Title: Oral History Interview with Margaret Edwards, January 20, 2002. Interview R-0157.
Interviewer: Copeland, Barbara
Interviewee: Edwards, Margaret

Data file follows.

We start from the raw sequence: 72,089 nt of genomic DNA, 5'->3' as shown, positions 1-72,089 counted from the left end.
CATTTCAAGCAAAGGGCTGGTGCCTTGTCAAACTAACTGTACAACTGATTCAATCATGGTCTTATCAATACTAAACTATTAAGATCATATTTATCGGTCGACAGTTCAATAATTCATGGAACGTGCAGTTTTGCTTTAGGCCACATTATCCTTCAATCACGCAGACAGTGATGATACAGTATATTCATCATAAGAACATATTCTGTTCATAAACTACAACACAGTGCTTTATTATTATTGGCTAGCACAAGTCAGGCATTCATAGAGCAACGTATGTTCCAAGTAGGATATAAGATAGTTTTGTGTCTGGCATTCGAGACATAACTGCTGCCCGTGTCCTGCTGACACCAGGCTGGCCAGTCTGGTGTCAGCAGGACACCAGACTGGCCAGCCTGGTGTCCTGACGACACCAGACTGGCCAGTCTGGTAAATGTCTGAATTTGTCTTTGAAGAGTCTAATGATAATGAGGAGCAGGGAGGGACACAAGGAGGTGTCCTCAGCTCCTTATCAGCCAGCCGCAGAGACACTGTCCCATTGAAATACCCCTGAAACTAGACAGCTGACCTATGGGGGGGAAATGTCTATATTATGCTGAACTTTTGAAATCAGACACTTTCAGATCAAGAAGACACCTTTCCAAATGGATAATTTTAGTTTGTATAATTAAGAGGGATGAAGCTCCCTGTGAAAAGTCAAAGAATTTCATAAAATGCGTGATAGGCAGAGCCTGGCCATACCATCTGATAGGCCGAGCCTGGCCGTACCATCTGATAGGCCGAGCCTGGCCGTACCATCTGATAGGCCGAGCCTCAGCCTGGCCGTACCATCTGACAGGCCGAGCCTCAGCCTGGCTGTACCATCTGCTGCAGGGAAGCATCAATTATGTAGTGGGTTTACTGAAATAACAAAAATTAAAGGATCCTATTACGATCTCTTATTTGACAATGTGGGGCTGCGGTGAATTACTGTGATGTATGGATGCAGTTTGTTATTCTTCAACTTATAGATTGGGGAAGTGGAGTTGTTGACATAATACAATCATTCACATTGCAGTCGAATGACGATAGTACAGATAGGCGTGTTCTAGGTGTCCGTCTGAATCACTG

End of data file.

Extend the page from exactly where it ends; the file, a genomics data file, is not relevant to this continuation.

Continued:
Abstract: Margaret Edwards was born into a large sharecropping family in Ayden, North Carolina, in 1950. Edwards begins the interview with some brief explanations of her family's tasks as sharecroppers and her experiences with segregation and racism in Ayden. Edwards explains that religion and church were central to both her family and the community. She grew up Baptist but converted to the Pentecostal Holiness Church after becoming an adult and marrying at the age of nineteen. By the 1990s, Edwards had become disillusioned with Pentecostalism, primarily because after seeking counsel from her pastor as a victim of domestic abuse, she was advised to stay with her husband because she had taken a vow to do so. In 1998, Edwards converted to Mormonism, and the majority of the interview is devoted to a discussion of her thoughts on the Mormon church and her role within it as an African American woman. Edwards explains that she found Mormonism appealing because the Church of Jesus Christ of the Latter Day Saints (the formal name of the Mormon church) was accepting of her, and she appreciated the centrality of family to their doctrines. Edwards speaks at some length about her desire to eventually remarry (having since divorced her abusive husband). When asked if it was important for her to marry an African American man, Edwards explains that while she would find it most ideal to marry a man who was both African American and Mormon, her faith trumped her racial preference. She explains that the Mormon church shared her belief that interracial marriage between two Mormons was preferable to interdenominational marriage between people of the same race. Edwards addresses gender hierarchies within the Mormon church, arguing that although she had enjoyed a more active role she was able to play in the Pentecostal Holiness Church as an ordained minister, she did not begrudge the limited role of women in the Mormon church and did not view it as an encroachment on her independence. In addition to charting such intersections of race, gender, and religion in the Mormon church, Edwards discusses tensions she had experienced between the Mormons and other Judeo-Christian religions throughout the South. While her children did not share her Mormon faith, they were ultimately accepting of her choice. Others, however, were less tolerant, and she describes various ways in which other churches and faiths found themselves at odds with the rapidly growing Mormon presence in the South.